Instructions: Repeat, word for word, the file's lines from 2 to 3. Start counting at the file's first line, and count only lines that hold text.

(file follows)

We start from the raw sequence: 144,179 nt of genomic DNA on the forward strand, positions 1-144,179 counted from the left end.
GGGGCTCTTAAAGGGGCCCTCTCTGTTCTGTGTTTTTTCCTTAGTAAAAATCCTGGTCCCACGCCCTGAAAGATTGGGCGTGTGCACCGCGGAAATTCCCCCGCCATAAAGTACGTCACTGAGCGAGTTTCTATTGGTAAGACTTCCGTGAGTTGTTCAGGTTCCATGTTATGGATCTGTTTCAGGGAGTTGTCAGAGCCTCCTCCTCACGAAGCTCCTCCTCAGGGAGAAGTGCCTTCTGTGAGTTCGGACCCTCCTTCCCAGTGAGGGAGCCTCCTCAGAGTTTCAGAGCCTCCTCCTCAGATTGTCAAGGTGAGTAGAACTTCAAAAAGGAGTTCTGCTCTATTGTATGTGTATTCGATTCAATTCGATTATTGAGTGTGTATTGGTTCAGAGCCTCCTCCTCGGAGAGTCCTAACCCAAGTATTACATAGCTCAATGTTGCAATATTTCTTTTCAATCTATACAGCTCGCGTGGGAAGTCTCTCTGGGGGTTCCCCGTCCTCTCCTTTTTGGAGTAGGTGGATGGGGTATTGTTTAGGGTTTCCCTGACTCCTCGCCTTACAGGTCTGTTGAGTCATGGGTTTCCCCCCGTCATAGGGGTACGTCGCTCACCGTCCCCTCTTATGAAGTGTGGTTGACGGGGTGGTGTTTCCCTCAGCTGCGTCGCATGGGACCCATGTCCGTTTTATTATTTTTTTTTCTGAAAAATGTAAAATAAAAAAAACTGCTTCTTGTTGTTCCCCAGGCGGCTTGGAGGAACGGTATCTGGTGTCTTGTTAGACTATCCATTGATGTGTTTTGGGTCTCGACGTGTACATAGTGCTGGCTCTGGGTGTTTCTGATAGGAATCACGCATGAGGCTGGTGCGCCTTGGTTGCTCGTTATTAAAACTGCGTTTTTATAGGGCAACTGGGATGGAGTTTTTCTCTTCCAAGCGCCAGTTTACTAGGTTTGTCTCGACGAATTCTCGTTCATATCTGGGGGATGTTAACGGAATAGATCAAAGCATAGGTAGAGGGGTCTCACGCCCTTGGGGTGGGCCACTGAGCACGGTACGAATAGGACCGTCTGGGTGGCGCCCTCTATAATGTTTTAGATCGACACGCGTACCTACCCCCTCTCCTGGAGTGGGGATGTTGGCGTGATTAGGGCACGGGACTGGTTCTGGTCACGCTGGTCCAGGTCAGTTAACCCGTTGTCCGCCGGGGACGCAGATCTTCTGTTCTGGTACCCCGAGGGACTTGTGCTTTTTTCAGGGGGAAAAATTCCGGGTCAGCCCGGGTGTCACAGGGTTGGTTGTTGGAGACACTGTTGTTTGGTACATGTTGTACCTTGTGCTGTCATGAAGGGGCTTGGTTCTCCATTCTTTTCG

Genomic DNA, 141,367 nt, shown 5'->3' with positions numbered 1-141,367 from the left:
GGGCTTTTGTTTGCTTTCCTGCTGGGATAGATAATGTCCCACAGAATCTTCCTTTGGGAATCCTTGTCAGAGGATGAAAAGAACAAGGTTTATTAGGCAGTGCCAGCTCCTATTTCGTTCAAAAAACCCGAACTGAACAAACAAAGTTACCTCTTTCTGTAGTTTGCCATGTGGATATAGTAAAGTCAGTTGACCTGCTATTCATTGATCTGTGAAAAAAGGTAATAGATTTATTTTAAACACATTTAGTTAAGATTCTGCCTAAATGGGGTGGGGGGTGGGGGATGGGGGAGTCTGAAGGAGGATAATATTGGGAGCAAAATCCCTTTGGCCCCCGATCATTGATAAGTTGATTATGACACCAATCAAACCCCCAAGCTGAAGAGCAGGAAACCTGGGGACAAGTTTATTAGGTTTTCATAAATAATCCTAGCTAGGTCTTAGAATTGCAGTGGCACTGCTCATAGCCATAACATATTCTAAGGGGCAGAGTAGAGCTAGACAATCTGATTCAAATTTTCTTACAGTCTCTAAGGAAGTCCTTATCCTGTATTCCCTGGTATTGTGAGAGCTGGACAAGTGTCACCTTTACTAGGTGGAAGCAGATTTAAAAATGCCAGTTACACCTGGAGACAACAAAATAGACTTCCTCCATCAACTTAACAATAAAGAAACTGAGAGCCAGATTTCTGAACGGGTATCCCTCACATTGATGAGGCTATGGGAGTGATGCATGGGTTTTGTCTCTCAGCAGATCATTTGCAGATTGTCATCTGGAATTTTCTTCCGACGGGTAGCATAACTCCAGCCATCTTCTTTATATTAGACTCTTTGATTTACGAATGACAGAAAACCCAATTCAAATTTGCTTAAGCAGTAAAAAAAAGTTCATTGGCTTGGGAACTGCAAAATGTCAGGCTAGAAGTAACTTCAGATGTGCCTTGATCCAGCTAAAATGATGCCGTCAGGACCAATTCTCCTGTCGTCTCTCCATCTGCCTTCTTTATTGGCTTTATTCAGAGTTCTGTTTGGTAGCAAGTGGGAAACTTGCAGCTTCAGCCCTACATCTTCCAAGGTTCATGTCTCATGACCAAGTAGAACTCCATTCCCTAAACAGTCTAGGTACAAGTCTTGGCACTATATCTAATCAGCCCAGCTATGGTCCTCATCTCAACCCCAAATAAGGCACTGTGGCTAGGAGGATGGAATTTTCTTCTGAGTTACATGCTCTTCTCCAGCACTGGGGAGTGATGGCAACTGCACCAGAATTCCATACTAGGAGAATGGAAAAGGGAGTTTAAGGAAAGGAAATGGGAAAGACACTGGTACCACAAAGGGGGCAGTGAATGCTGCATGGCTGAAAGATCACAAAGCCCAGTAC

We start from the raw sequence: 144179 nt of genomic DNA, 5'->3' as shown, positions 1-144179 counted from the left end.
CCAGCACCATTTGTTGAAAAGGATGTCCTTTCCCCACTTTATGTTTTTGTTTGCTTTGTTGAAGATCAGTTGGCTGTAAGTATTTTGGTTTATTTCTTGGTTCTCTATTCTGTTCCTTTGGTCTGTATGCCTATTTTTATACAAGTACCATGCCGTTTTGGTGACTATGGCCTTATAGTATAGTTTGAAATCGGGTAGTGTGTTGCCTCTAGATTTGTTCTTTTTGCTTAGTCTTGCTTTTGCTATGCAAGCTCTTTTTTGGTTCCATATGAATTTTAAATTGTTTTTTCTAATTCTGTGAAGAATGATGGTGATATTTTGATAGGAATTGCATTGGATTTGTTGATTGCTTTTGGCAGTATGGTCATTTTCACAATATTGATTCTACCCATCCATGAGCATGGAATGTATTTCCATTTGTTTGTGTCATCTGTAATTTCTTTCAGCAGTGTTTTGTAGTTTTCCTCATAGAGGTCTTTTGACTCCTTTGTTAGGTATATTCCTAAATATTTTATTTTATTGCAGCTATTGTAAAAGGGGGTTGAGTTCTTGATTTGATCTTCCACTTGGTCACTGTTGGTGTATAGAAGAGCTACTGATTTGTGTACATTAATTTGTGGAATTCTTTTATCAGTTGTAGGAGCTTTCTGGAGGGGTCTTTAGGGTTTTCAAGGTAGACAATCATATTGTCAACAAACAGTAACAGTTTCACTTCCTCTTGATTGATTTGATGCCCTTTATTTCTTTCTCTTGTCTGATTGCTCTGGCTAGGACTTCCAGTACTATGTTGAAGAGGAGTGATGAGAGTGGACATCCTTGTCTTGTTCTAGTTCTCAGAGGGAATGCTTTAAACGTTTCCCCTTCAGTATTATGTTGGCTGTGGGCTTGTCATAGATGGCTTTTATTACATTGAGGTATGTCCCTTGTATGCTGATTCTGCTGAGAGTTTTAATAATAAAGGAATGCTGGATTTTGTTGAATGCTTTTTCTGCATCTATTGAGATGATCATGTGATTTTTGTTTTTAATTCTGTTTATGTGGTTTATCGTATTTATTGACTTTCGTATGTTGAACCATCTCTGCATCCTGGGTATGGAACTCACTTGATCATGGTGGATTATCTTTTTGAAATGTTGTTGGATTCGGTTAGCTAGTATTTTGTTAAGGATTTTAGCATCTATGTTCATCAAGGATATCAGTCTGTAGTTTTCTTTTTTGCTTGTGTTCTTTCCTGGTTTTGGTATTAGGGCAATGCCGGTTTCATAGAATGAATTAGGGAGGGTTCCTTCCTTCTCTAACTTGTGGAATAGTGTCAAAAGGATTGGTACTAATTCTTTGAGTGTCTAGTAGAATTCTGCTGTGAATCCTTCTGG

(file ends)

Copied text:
GGGGCTCTTAAAGGGGCCCTCTCTGTTCTGTGTTTTTTCCTTAGTAAAAATCCTGGTCCCACGCCCTGAAAGATTGGGCGTGTGCACCGCGGAAATTCCCCCGCCATAAAGTACGTCACTGAGCGAGTTTCTATTGGTAAGACTTCCGTGAGTTGTTCAGGTTCCATGTTATGGATCTGTTTCAGGGAGTTGTCAGAGCCTCCTCCTCACGAAGCTCCTCCTCAGGGAGAAGTGCCTTCTGTGAGTTCGGACCCTCCTTCCCAGTGAGGGAGCCTCCTCAGAGTTTCAGAGCCTCCTCCTCAGATTGTCAAGGTGAGTAGAACTTCAAAAAGGAGTTCTGCTCTATTGTATGTGTATTCGATTCAATTCGATTATTGAGTGTGTATTGGTTCAGAGCCTCCTCCTCGGAGAGTCCTAACCCAAGTATTACATAGCTCAATGTTGCAATATTTCTTTTCAATCTATACAGCTCGCGTGGGAAGTCTCTCTGGGGGTTCCCCGTCCTCTCCTTTTTGGAGTAGGTGGATGGGGTATTGTTTAGGGTTTCCCTGACTCCTCGCCTTACAGGTCTGTTGAGTCATGGGTTTCCCCCCGTCATAGGGGTACGTCGCTCACCGTCCCCTCTTATGAAGTGTGGTTGACGGGGTGGTGTTTCCCTCAGCTGCGTCGCATGGGACCCATGTCCGTTTTATTATTTTTTTTTCTGAAAAATGTAAAATAAAAAAAACTGCTTCTTGTTGTTCCCCAGGCGGCTTGGAGGAACGGTATCTGGTGTCTTGTTAGACTATCCATTGATGTGTTTTGGGTCTCGACGTGTACATAGTGCTGGCTCTGGGTGTTTCTGATAGGAATCACGCATGAGGCTGGTGCGCCTTGGTTGCTCGTTATTAAAACTGCGTTTTTATAGGGCAACTGGGATGGAGTTTTTCTCTTCCAAGCGCCAGTTTACTAGGTTTGTCTCGACGAATTCTCGTTCATATCTGGGGGATGTTAACGGAATAGATCAAAGCATAGGTAGAGGGGTCTCACGCCCTTGGGGTGGGCCACTGAGCACGGTACGAATAGGACCGTCTGGGTGGCGCCCTCTATAATGTTTTAGATCGACACGCGTACCTACCCCCTCTCCTGGAGTGGGGATGTTGGCGTGATTAGGGCACGGGACTGGTTCTGGTCACGCTGGTCCAGGTCAGTTAACCCGTTGTCCGCCGGGGACGCAGATCTTCTGTTCTGGTACCCCGAGGGACTTGTGCTTTTTTCAGGGGGAAAAATTCCGGGTCAGCCCGGGTGTCACAGGGTTGGTTGTTGGAGACACTGTTGTTTGGTACATGTTGTACCTTGTGCTGTCATGAAGGGGCTTGGTTCTCCATTCTTTTCG

Genomic DNA, 141,367 nt, shown 5'->3' with positions numbered 1-141,367 from the left: